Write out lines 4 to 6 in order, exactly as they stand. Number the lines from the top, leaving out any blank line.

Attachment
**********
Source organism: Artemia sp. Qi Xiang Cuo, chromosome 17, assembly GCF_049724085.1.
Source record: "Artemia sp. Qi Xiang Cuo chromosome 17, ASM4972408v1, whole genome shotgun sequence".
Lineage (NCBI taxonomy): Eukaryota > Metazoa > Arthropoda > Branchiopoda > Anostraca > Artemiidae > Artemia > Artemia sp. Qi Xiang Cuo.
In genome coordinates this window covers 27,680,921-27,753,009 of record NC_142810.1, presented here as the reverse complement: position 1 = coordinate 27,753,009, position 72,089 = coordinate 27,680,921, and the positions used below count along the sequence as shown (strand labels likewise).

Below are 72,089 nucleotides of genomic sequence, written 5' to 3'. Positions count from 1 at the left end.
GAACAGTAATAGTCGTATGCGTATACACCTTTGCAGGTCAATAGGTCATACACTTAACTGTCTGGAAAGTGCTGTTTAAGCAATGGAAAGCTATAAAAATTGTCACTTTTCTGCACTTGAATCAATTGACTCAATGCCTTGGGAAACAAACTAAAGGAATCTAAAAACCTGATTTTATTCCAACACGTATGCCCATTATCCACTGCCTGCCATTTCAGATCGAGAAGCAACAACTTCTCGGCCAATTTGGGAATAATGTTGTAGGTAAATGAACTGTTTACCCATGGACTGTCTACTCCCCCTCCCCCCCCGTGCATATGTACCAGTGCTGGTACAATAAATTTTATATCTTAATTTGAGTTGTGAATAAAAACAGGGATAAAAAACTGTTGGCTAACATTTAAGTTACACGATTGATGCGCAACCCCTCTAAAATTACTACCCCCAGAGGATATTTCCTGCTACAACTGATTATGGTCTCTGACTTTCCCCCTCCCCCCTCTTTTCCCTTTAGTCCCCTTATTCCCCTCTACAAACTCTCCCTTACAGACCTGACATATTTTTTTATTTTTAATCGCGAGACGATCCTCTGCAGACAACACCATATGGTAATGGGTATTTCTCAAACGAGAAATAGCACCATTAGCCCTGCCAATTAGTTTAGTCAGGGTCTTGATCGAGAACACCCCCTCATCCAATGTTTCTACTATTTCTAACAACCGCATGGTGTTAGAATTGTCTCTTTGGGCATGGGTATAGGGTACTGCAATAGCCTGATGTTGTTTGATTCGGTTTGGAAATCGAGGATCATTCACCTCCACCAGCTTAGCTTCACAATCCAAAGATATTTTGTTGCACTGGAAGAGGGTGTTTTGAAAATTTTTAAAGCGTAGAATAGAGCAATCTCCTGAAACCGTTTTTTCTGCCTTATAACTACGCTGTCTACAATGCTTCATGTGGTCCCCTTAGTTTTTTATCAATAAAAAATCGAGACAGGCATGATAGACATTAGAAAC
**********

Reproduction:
In genome coordinates this window covers 27,680,921-27,753,009 of record NC_142810.1, presented here as the reverse complement: position 1 = coordinate 27,753,009, position 72,089 = coordinate 27,680,921, and the positions used below count along the sequence as shown (strand labels likewise).

Below are 72,089 nucleotides of genomic sequence, written 5' to 3'. Positions count from 1 at the left end.
GAACAGTAATAGTCGTATGCGTATACACCTTTGCAGGTCAATAGGTCATACACTTAACTGTCTGGAAAGTGCTGTTTAAGCAATGGAAAGCTATAAAAATTGTCACTTTTCTGCACTTGAATCAATTGACTCAATGCCTTGGGAAACAAACTAAAGGAATCTAAAAACCTGATTTTATTCCAACACGTATGCCCATTATCCACTGCCTGCCATTTCAGATCGAGAAGCAACAACTTCTCGGCCAATTTGGGAATAATGTTGTAGGTAAATGAACTGTTTACCCATGGACTGTCTACTCCCCCTCCCCCCCCGTGCATATGTACCAGTGCTGGTACAATAAATTTTATATCTTAATTTGAGTTGTGAATAAAAACAGGGATAAAAAACTGTTGGCTAACATTTAAGTTACACGATTGATGCGCAACCCCTCTAAAATTACTACCCCCAGAGGATATTTCCTGCTACAACTGATTATGGTCTCTGACTTTCCCCCTCCCCCCTCTTTTCCCTTTAGTCCCCTTATTCCCCTCTACAAACTCTCCCTTACAGACCTGACATATTTTTTTATTTTTAATCGCGAGACGATCCTCTGCAGACAACACCATATGGTAATGGGTATTTCTCAAACGAGAAATAGCACCATTAGCCCTGCCAATTAGTTTAGTCAGGGTCTTGATCGAGAACACCCCCTCATCCAATGTTTCTACTATTTCTAACAACCGCATGGTGTTAGAATTGTCTCTTTGGGCATGGGTATAGGGTACTGCAATAGCCTGATGTTGTTTGATTCGGTTTGGAAATCGAGGATCATTCACCTCCACCAGCTTAGCTTCACAATCCAAAGATATTTTGTTGCACTGGAAGAGGGTGTTTTGAAAATTTTTAAAGCGTAGAATAGAGCAATCTCCTGAAACCGTTTTTTCTGCCTTATAACTACGCTGTCTACAATGCTTCATGTGGTCCCCTTAGTTTTTTATCAATAAAAAATCGAGACAGGCATGATAGACATTAGAAAC